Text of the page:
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CMSS Seminar Series: Religion, State & Society

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CMSS’s Religion, State & Society Seminars will explore the role of religion in shaping lived experiences of Muslims in the contemporary globalised world. This involves exploring the interaction between Muslims and non-Muslim in political, social, cultural and economic spheres at local, national and global levels.

Leading academics and researchers in the field will present papers on various topics, including terrorism and radicalisation, gender issues, democratisation, secularism, and so on.

WHEN: 4.30pm – 6pm

WHERE: Room 2.63 Political Science Conference Room, Social Sciences Building, UWA (Venue updated)


REGISTRATION: Register via Eventbrite for any or all seminars.


3 August:

Professor Graham Brown, University of Western Australia

Prof Graham Brown

Title: Notes on the epistemology of religious violence

Across the social sciences, the hypothesized role of ‘religion’ in ‘religious’ violence varies widely. At one extreme, popularised in works such as Samuel Huntington’s Clash of Civilizations, religion difference in and of itself is seen as the cause of religious conflict. At the other extreme, many development economists – including myself – have sought to ‘explain away’ religion by focusing on socio-economic characteristics. Neither approach is entirely satisfactory, however; as the historian Keith Wrightson notes of the English Civil Wars, violence can ‘mean different things to different people’. In this talk, I will critically review these different approaches to understanding religious violence and tentatively propose a framework for bringing them together, drawing on the conceptual apparatus of ‘discursive institutionalism’.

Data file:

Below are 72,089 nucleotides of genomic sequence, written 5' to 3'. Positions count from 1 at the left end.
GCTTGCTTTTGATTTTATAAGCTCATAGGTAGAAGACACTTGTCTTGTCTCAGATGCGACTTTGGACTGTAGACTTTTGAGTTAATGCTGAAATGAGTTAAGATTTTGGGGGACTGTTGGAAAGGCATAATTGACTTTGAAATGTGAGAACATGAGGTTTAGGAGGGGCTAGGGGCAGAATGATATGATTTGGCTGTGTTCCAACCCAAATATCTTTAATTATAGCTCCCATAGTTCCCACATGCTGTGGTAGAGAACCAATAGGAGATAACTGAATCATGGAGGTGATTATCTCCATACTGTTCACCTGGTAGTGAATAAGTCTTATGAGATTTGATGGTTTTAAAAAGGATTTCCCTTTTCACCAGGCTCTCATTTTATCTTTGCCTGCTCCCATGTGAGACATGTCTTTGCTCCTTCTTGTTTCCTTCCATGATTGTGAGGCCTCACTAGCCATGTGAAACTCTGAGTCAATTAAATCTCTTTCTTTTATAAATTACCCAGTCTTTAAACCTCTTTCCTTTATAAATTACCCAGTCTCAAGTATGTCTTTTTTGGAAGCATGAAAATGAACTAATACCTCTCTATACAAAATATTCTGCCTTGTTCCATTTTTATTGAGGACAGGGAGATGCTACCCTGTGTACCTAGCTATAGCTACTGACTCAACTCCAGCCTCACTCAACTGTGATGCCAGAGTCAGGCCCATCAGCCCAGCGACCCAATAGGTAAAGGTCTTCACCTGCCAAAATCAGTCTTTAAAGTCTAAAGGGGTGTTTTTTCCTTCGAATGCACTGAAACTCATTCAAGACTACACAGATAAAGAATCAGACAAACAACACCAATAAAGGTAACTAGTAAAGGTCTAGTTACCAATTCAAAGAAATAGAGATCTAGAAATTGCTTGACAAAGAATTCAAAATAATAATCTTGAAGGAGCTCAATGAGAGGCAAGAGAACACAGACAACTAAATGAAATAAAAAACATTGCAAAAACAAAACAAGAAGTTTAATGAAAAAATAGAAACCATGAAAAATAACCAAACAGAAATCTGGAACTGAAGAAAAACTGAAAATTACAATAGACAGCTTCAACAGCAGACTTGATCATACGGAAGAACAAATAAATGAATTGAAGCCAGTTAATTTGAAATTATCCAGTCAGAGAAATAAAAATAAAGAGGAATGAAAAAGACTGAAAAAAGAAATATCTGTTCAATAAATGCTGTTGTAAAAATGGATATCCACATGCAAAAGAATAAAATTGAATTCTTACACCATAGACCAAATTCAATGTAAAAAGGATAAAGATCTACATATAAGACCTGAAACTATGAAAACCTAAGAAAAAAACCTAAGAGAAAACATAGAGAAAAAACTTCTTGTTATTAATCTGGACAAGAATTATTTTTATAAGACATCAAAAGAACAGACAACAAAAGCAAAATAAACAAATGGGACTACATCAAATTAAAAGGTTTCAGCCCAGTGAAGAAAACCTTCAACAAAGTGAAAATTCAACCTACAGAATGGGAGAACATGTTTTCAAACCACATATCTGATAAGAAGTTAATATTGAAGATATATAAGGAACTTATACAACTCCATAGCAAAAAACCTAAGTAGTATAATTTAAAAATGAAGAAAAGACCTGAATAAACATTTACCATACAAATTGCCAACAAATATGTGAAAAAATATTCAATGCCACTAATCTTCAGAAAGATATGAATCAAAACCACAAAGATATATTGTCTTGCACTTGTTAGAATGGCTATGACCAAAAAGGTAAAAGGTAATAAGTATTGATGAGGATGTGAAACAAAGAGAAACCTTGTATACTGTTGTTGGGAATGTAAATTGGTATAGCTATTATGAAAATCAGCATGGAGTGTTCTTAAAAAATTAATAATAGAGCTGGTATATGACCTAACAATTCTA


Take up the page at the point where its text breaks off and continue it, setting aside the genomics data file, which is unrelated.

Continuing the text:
17 August:

Professor Samina Yasmeen, University of Western Australia

Prof Samina Yasmeen

Title: Jihad narratives in Pakistan: a comparative analysis

Pakistan has been the site of Muslim militant activity since the 1980s. But the magnitude and significance of these activities have intensified in the post 9/11 world. A number of ‘jihadi groups, employ narratives that are designed to secure support for their specific interpretation of engaging in jihad. These narratives differ in terms of the identification of targets, the logic behind targeting them and the ultimate reward for jihad. The presentation will investigate the concept of narratives in jihad, discuss some of the examples of jihadi narratives, and contrast them with alternative interpretations of jihad propounded by other Pakistani scholars. This would also investigate the gender dimension in jihad: how women are included and identified in the jihadi literature and their inclusion is being contested by other Pakistani women who work in the deradicalisation space.

31 August:

Dr Ian Chalmers, Senior Lecturer, University of Western Australia

Dr Ian Chalmers

Title: Has global jihadist ideology been transmitted to Indonesia?

The seminar explores ideas about the ideological beliefs of Indonesia’s small extremist Islamic community, specifically the process by which jihadist thinking arrived more recently. This paper argues that trends within Indonesia reflect trends within the Islamic world elsewhere – and a tension between ‘national’ and ‘global’ jihadist paradigms.


Azim Zahir

Research Assistant & PhD Candidate

Centre for Muslim States & Societies


P: (08) 6488 4554/M: 0417800303

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